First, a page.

Dismayed with the trend, many breeders with cats that had more robust, yet less popular conformation, were left with the choice of dropping out of the show ring or selecting their cats for these often more problematic traits that the judges now preferred. Some breeders simply decided to walk away from the show ring, choosing to retain the more robust Siamese and continuing to quietly breed for the companion-cat market.
In the 80s & 90s when the modern Siamese were at their peak we had people actually tell us "thats not a Siamese" when looking for a kitten & our kittens were very hard to place at all.
We started to even doubt our own cats & actually thought of raising a more modern type Siamese just to make folks happy.
Thankfully we did not stop raising our wonderful cats & follow the trend,
Now over the years & With the help of the TCA & a handful of dedicated breeders who did not give up, the Traditional Siamese is now finally once again available & in demand.

1986 to Present:
By 1986 there were no traditional or "applehead" Siamese being shown and the modern Siamese was so entrenched that many modern breeders were actually unaware of the breed's history and held the opinion that the Siamese had always looked like the modern version, and that traditional Siamese were cats of inherently inferior quality.
Because the Traditional Siamese breeders could not win in the show ring, many had stopped breeding, switched to a different breed, or had stopped registering or keeping records on the Siamese they had been breeding. It was this situation that prompted the formation of the Traditional Cat Association. Originally named the Traditional Siamese Association and dedicated to bringing back from near extinction the Traditional Siamese, it was later opened up to include other traditional breeds suffering from a similar fate to the Siamese such as the traditional Burmese, Persian, Balinese, Bengal and Himalayan.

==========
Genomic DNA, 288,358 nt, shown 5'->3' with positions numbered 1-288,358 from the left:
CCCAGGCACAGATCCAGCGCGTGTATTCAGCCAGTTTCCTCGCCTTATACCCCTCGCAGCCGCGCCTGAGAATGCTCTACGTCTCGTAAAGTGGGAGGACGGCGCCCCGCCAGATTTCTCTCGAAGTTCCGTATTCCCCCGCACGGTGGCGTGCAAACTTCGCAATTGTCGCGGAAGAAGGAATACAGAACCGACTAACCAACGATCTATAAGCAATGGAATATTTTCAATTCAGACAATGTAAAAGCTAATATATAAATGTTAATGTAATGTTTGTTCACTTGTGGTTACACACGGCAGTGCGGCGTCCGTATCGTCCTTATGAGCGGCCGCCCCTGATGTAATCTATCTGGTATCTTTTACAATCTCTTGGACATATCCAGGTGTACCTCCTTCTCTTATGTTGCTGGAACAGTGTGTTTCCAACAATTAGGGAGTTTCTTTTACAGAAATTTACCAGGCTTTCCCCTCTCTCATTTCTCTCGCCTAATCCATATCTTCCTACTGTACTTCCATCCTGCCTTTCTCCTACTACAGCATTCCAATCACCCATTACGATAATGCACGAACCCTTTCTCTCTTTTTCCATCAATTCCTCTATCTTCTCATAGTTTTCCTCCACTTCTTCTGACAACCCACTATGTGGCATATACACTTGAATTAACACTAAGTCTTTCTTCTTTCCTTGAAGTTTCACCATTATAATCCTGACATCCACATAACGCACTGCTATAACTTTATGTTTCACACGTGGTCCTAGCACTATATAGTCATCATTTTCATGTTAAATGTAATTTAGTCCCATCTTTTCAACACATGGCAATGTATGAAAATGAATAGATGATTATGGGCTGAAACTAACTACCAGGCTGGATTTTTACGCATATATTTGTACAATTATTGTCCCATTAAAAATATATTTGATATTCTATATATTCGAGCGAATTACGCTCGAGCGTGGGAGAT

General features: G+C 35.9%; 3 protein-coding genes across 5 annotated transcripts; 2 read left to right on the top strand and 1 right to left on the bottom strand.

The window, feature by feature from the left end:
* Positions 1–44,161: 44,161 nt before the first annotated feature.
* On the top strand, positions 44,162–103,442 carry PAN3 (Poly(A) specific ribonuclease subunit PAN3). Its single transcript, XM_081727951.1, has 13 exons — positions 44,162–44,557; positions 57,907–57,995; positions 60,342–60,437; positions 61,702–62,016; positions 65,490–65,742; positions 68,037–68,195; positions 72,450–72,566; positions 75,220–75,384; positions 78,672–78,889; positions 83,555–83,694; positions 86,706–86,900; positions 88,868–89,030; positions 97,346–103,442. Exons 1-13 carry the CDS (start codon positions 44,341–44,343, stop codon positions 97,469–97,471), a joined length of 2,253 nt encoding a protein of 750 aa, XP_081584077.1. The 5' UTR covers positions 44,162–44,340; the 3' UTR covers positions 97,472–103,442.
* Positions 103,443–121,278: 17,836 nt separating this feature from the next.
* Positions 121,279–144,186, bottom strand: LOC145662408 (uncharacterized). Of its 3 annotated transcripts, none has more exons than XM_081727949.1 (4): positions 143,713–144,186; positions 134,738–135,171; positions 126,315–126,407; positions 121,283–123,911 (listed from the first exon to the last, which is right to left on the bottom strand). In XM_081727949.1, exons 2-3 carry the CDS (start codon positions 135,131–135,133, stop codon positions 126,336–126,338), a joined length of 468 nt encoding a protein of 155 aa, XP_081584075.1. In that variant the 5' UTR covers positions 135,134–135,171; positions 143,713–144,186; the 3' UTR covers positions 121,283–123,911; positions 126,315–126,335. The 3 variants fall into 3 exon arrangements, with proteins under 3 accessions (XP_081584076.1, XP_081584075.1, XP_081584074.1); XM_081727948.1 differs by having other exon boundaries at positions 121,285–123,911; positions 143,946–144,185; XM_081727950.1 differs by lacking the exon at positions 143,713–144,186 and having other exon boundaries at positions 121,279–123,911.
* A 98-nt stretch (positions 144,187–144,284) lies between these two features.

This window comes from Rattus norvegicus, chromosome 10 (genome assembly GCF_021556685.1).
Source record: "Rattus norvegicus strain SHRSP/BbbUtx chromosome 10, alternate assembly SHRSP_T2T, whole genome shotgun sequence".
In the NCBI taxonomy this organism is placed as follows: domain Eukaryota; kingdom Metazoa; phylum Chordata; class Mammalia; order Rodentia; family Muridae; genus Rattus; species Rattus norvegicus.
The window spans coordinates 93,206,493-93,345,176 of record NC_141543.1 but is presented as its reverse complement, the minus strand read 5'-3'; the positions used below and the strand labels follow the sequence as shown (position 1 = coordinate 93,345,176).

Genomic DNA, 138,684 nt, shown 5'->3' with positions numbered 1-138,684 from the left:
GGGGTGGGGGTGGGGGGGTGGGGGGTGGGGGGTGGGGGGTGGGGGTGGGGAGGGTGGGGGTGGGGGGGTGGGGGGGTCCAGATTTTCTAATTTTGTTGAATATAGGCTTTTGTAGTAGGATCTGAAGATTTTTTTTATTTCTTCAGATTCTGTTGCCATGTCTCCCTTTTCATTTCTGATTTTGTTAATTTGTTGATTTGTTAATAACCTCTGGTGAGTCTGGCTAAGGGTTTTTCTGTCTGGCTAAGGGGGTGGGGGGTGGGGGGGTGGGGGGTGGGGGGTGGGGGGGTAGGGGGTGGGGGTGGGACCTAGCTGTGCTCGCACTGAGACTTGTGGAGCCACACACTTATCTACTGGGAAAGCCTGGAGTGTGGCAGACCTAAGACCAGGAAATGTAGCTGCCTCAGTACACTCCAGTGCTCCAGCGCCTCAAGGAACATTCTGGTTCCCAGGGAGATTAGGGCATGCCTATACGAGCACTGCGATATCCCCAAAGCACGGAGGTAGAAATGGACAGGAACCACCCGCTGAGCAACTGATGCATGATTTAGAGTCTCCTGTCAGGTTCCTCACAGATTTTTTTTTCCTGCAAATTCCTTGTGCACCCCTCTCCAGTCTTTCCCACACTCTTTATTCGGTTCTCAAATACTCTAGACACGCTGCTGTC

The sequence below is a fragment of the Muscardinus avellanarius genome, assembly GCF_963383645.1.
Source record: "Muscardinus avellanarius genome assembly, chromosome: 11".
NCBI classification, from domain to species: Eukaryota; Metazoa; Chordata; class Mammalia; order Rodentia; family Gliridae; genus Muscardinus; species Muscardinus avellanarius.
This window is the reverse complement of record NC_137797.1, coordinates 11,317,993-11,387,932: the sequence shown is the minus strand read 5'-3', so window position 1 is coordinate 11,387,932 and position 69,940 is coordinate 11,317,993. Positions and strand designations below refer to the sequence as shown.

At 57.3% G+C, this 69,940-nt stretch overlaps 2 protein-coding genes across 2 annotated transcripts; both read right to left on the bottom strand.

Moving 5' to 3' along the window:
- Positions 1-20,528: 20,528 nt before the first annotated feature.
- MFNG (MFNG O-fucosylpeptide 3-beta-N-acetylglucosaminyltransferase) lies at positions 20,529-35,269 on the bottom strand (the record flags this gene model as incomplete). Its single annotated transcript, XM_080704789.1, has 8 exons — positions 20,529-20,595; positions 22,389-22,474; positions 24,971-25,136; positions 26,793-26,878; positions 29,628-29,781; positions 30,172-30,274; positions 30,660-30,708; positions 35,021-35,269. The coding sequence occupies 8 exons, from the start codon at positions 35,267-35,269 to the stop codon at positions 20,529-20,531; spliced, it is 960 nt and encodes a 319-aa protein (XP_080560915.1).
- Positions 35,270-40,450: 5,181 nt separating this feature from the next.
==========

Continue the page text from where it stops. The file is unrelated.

The T.C.A. also sponsors its own shows where traditional breeds compete for prizes just as in the shows that recognize only the modern version of the same breeds.

Today, a growing number of organizations recognize the traditional Siamese, and other traditional breeds, as a new appreciation develops for the health and longevity of the original bloodlines. Recent publications such as Your Purebred Kitten by Michelle Lowell (Henry Holt) have similarly recognized the true origin of the Siamese cat. The public in general is also beginning to recognize the need to avoid breeding for an extreme 'look' that, while attractive to some, can have a negative impact on the animal's health. Already, most of Europe has again recognized the traditional cat and openly encourages its development, while criticizing the American practice of breeding to extremes.

The Future:
In the future, while there is still a powerful and vocal opposition, it is likely that American breeders will at some point follow suit, and both modern and traditional types will be recognized and shown. Though it may take time, the Traditional Siamese will once again find its place again in the main show ring because, as many know, it has never lost its place in the hearts of millions who remember the charm and intelligence of the Traditional Siamese.

While the Siamese 'Kinked Tail" has become a 'fault' in some shows it should be noted that in the early shows it was MANDITORY for a Siamese to have a kink in its tail to be considered a true Siamese.